What the recent ban on commercial charcoal, timber trade means for the environment and residents in Gulu
Earlier last week, the Daily Monitor newspaper published a story titled “Government bans commercial charcoal, timber trade in Gulu”. Accordingly, on the 11th of January 2023, the State Minister for Environment, Ms. Beatrice Anywar wrote a letter to the Gulu District Chief Administrative Officer directing him to suspend the issuance of forest produce movement documentation for charcoal or timber from Gulu District regardless of the source except for harvests meant for local consumption within the District. The directive effectively stops the harvesting of forest produce for the purpose of commercial timber and charcoal production and trade in Gulu.
Charcoal burning and timber trade are the leading causes of forest cover loss in Gulu District. According to Global forest watch (GFW), an open-source web application that monitors global forests in near real-time, Gulu District had the highest rate of tree cover in Uganda with 590 kilo hectares extending over 50% of its total land area in 2010. However, between 2010 and 2021 the region started experiencing rampant forest cover loss as a result of illegal charcoal burning and timber trade. The district is currently estimated to have lost a total of 38,700 hectares of forest cover in this period accounting for about 6.2 per cent loss of forest cover according to Ms. Beatrice Anywar.
Gulu District among other northern region districts in Uganda is known for its shea nut trees whose shea nut fruits have a multitude of benefits among which is the production of shea butter, a popular cosmetic product. According to Climate tracker, Uganda’s Shea export is valued at USD 1 million. In addition, the shea nut trees are a source of livelihood for the communities living near them, they are a symbol of the rich culture in the region and as well play an important role in mitigating climate change as carbon sinks. Unfortunately, this extraordinary tree species has also been subjected to charcoal burning. Okere subcounty in Otuke District lost 80% of its shea nut trees due to charcoal burning between 2010 to 2014.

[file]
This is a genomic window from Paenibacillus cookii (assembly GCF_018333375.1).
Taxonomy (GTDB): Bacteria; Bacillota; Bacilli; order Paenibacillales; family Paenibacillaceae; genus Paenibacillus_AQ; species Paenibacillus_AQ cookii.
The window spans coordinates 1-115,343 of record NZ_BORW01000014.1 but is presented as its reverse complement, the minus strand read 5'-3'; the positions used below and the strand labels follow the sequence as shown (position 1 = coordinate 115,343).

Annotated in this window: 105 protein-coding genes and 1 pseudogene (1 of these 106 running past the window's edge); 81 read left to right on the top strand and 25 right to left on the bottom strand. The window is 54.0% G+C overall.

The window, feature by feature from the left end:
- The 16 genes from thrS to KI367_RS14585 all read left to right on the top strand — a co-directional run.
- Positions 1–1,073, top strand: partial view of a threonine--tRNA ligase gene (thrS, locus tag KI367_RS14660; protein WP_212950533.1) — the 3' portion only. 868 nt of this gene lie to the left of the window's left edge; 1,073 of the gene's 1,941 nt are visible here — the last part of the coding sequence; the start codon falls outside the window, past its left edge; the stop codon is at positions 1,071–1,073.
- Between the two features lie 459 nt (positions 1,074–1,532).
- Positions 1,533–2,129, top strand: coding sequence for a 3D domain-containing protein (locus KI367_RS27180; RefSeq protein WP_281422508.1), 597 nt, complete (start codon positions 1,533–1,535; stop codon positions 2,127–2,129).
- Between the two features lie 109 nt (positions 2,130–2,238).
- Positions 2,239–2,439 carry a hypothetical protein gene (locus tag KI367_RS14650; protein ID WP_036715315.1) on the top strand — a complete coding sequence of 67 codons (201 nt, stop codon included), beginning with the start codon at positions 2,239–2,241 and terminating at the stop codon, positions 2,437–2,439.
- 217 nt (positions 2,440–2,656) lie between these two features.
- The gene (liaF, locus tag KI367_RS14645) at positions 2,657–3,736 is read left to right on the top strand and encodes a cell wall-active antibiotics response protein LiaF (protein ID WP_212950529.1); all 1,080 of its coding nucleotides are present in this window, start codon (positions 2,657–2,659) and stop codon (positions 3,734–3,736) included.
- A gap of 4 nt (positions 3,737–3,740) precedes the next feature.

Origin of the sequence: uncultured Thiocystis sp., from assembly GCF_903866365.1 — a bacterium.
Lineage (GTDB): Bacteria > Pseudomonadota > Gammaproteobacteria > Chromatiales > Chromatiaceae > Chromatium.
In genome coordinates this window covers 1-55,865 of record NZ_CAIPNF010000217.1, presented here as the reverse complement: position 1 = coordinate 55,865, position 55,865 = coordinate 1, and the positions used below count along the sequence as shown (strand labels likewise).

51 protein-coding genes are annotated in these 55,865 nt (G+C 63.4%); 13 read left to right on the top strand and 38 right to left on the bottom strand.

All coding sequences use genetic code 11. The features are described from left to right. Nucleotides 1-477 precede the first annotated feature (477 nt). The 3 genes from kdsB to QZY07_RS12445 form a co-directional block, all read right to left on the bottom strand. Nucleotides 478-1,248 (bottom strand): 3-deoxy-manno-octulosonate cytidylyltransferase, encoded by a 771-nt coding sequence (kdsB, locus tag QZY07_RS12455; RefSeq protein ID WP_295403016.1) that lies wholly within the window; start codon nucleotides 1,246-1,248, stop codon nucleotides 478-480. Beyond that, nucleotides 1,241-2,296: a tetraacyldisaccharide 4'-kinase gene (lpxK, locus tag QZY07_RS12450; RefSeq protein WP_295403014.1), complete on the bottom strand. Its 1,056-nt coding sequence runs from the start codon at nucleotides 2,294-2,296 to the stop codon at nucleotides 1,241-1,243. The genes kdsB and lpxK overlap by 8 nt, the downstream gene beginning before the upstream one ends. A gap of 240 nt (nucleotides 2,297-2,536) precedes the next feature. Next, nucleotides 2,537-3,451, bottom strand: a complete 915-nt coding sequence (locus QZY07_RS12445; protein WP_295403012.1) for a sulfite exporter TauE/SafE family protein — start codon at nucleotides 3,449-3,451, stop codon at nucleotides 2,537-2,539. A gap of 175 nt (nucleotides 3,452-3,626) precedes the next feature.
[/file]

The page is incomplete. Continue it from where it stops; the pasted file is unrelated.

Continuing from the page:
In a place where charcoal and timber traders excessively cut down trees without regard to how this negatively affects the environment and the communities that rely on forests for livelihood, this directive can be utilized to protect Gulu’s tree cover from further exploitation and environmental degradation. Various news reports have come out condemning illegal charcoal traders coming out of Gulu District with truckloads of charcoal to sell in the capital of Uganda. If this directive is enforced, it would mean conservation of the tree species in the region.
Careful to note that this is not the first time such a directive has been issued in Gulu suspending illegal logging and charcoal burning. In 2018, the Government suspended the cutting and trade of endangered tree species such as shea nuts, and Afzelia Africana owing to the rapid decline in their population. Evidently this did not change the vice because shea nut trees are still cut down in the sub counties of Patiko, Bungatira, Paibona, Omel Palaro and Owal.
According to the news report, the Aswa River Region police, one of the police stations that have been tasked with carrying out the Directive stated that they would not be able to enforce the directive because they didn’t receive clear directions on implementation from the Minister, Beatrice Anywar.
As a Non-governmental organization that advocates for environmental rights and conservation of natural resources, we deeply call upon the responsible agencies to implement this new directive and facilitate the protection and conservation of Uganda’s rich natural resources from further degradation.